URL is short, using SEO keyword
Longer than 600-800 words
Photos used to add value (I.E. Graphics, charts, graphics)
Formatting is scannable (I.E. Subheaders, bullet points)
Links to other internal pages
Links to high-quality, external resources
Creating Just to Create
Fix it: Set goals for all content.
Yes, content is king and most businesses have much to gain by creating and maintaining a blog or other type of regularly updated content. However, creating without a goal in mind sets you up for failure. This scary content mistake could lead to hundreds or thousands of dollars in wasted money. Like any other part of your business, goals keep you on track and allow you to determine the value of your efforts over time. If something isn’t working, make a change and try again.
To develop your content goals, consider the following:
Overall business priorities. How can content help accomplish those?
The measure of success. What is content success? Traffic? Social sharing? Leads driven? In most cases, it’s a mix of these.
For example, the content goals for a small jewelry-making business might be:
Drive potential buyers to product pages.
Earn $300 in sales each quarter from content leads.
Include at least 1 link to a product page in every single post.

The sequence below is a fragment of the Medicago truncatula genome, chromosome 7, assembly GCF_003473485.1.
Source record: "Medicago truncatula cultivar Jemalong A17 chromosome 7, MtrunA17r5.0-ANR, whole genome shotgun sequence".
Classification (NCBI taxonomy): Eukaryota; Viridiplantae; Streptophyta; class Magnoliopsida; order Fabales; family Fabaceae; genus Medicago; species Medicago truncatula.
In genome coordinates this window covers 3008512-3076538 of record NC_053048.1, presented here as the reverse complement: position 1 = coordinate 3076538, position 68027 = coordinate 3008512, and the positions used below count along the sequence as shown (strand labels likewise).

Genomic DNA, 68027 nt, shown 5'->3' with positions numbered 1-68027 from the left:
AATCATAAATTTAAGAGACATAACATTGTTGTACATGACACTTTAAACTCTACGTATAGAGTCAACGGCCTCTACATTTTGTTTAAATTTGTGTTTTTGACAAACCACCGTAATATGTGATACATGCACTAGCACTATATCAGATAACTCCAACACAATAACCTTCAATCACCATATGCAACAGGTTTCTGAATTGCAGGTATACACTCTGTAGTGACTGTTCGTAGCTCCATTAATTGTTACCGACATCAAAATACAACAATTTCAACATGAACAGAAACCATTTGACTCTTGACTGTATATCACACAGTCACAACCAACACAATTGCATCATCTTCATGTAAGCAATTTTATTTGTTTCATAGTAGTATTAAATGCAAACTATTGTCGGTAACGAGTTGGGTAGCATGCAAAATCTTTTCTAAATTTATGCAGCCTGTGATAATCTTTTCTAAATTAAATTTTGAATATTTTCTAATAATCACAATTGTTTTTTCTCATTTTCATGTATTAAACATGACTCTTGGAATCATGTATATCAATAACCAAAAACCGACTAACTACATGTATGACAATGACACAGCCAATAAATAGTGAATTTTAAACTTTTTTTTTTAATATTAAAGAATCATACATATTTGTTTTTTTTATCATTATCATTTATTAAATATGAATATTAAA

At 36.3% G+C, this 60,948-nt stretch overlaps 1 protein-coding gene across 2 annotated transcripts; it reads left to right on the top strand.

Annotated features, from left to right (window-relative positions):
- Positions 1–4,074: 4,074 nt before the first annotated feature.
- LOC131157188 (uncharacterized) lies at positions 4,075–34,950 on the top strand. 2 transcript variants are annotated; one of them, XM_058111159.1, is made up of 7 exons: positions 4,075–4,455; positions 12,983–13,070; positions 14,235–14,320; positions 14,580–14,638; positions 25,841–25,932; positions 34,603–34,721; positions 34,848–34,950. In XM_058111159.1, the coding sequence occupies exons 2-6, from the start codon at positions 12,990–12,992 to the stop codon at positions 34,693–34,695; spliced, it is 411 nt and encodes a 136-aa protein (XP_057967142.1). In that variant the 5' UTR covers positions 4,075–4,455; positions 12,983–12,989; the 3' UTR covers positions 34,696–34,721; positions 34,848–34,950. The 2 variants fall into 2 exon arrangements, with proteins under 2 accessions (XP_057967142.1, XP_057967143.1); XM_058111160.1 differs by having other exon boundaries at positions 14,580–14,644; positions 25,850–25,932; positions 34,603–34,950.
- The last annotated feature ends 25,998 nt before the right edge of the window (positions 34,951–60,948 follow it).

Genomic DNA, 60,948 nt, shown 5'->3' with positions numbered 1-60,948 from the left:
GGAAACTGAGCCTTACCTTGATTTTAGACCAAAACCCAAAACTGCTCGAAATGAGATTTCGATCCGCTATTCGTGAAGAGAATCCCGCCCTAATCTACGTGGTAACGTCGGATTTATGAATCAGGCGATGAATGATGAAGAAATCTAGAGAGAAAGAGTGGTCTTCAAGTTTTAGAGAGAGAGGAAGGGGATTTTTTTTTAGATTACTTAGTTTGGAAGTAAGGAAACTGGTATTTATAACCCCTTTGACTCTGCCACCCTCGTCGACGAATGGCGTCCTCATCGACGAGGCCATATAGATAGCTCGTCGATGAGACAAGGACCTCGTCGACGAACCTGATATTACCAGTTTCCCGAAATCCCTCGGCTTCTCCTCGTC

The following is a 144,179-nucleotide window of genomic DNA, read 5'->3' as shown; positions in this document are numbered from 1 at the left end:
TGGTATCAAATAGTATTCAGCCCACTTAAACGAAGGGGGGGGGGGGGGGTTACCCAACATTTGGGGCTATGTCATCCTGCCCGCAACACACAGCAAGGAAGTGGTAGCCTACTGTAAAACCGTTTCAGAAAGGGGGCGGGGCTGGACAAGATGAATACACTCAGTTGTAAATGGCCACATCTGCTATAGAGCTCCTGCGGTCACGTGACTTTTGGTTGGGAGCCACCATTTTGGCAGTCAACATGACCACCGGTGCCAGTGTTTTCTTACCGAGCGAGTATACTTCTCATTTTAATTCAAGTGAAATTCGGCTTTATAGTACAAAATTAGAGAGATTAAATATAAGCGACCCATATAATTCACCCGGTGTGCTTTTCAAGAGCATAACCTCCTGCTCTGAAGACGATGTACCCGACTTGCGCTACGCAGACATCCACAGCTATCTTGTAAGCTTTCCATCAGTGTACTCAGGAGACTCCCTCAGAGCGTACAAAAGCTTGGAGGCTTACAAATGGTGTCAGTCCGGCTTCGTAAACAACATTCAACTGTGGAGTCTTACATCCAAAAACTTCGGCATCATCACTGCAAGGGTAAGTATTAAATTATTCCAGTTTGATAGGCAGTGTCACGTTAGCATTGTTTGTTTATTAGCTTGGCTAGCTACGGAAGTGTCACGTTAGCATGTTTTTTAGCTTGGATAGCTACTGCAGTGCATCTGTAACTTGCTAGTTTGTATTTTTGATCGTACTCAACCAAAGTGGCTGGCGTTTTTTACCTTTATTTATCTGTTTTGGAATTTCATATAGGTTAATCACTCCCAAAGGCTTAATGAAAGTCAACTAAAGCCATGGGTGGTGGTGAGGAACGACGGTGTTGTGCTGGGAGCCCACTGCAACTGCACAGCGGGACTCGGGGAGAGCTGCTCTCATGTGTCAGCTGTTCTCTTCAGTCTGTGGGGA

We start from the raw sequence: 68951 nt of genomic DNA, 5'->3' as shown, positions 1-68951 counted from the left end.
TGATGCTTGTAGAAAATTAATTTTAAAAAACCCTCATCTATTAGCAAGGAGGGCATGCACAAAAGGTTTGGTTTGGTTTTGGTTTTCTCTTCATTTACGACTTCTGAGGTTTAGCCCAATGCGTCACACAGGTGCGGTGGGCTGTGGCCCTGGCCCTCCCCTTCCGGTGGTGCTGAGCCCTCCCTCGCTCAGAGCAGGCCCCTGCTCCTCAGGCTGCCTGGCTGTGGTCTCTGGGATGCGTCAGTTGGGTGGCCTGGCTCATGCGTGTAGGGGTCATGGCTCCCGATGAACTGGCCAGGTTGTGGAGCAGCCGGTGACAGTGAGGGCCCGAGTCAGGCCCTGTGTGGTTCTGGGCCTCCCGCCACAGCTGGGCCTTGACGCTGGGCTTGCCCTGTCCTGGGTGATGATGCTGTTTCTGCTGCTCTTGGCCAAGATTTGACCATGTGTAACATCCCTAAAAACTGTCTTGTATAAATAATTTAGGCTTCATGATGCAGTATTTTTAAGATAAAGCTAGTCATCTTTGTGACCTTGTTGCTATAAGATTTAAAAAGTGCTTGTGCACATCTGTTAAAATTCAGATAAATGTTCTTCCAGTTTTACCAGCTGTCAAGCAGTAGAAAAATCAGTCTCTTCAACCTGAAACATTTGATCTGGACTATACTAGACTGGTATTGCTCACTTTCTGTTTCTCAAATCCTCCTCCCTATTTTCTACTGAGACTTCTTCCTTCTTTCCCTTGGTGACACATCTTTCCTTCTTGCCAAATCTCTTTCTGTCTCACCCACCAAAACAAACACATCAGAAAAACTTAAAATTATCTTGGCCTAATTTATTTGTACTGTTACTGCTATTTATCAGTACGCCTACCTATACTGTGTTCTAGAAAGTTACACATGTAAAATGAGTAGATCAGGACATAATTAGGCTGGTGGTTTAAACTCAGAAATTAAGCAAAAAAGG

Drive brand authority by publishing one ebook each quarter.
Each ebook should get 500 PVs throughout the quarter.
Check out the goal breakdowns in this CMI guide to narrow down what’s important for your content and what metrics each goal should be assigned.
Publishing Based on Assumption
Fix it: Use data and analytics to make informed content decisions.
Yes, you know your audience and customer base, but creating content without data is a big mistake. Holly Rollins, President of 10x digital calls this one-dimensional or non-vetted content: “Content based only on opinions or assumptions of topics the company should be generating.”
Data helps inform every content decision, from topics to a publishing schedule. According to ScribbleLive, the right data provides information about:
Who your audience is.
What content you should create. I.E. ebooks versus blog posts or infographics
When to publish.
Where to share.
How the content will be used in your funnel and business.
“The optimal content should be based on a content analysis, including benchmarking, keyword analysis and buyer persona analysis—from both existing clients or consumers and prospective ones,” Rollins suggests. To get this information, turn to your CRM and Google Analytics, or other third-party web analytics platform.
Don’t forget to run a competitor analysis to gather even more information. Learn about how to run and analyze the results of your analysis with this guide from Alexa.